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Coming on the heels of a notorious case of World War I–era draft resistance in Polk County was the less notable Searcy County Draft War in Leslie (Searcy County). Like other such so-called draft wars in Arkansas, the Searcy County incident involved a family/clan living in an isolated, mountainous region.
In August 1917, a year prior to the incident, the youngest son of the local Goodwin family, Miller Goodwin, had committed suicide rather than enter into military service. The Arkansas Gazette reported that he had left his home to report for military service in Marshall (Searcy County). During the trip, he stopped at a neighbor’s house at breakfast time. Shortly after his arrival, he shot himself. Suicides such as that of Miller Goodwin were not uncommon throughout Arkansas during the draft.
On June 5, 1918, the rest of the Goodwin family, along with an associate named Wesley Passmore, engaged in a shootout with county law officials led by Deputy Sheriff J. Barnett, who had come to enforce the conscription of the Goodwins’ eldest son, Levi. In the ensuing gunfight, Levi was killed, after which the Goodwins and Passmore surrendered. Pat Goodwin, father of Levi and Miller, was ineligible for the draft due to his age and was taken into custody alongside Eli Goodwin and Passmore.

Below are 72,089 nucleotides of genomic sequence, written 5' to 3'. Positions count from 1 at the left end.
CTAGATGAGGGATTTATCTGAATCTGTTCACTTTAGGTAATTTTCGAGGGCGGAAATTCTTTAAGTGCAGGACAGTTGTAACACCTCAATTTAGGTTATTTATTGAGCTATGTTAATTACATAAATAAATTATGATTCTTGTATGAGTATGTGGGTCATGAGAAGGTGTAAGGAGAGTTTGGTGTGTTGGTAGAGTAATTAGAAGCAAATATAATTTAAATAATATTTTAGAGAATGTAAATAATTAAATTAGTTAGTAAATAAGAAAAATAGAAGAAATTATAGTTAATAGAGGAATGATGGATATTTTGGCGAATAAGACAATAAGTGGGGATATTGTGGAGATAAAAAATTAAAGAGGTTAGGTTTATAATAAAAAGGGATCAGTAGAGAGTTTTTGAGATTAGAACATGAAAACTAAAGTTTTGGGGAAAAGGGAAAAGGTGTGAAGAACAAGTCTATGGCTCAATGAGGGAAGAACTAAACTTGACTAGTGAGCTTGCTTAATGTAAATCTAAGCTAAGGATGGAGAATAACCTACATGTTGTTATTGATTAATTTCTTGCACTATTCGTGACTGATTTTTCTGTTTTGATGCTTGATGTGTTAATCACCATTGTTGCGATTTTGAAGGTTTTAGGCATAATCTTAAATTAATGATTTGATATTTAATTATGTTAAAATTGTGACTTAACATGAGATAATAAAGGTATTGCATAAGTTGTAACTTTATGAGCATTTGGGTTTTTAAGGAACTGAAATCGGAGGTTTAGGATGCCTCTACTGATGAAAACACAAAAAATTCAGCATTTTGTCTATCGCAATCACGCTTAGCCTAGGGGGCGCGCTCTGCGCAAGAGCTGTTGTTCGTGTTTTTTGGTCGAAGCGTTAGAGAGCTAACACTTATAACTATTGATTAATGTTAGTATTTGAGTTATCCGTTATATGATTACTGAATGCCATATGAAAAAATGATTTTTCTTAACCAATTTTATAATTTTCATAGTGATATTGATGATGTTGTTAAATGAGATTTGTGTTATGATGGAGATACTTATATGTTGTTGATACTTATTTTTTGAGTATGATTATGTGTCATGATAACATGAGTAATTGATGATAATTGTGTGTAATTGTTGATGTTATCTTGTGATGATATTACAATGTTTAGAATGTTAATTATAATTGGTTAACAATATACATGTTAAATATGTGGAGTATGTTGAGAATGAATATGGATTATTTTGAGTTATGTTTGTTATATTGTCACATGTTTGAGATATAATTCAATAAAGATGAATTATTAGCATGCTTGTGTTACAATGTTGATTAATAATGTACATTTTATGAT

The three men were held in the county seat of Marshall on charges of resisting the law. There are references to the Goodwins as “pernicious socialists,” but there is no solid evidence linking them to any organized Socialist Party collective, even though it was alleged that Pat Goodwin had been using his home to harbor draft resisters. It is more likely that, as with many other episodes of draft resistance at the time, the Goodwins were self-reliant “hill-folk” who resented federal and state intrusion into their hardscrabble lives.
There is no information on what sentences were handed down to the resistors in this case.
For additional information:“Alleged Resister of Draft is Shot.” Arkansas Gazette, June 6, 1918, p. 3.
Sealander, Judith. “Draft Resistance in Arkansas to World War I” Ozark Historical Review 2 (1973): 1–12.
Phillips Stephens Fayetteville, Arkansas
Last Updated 5/30/2017
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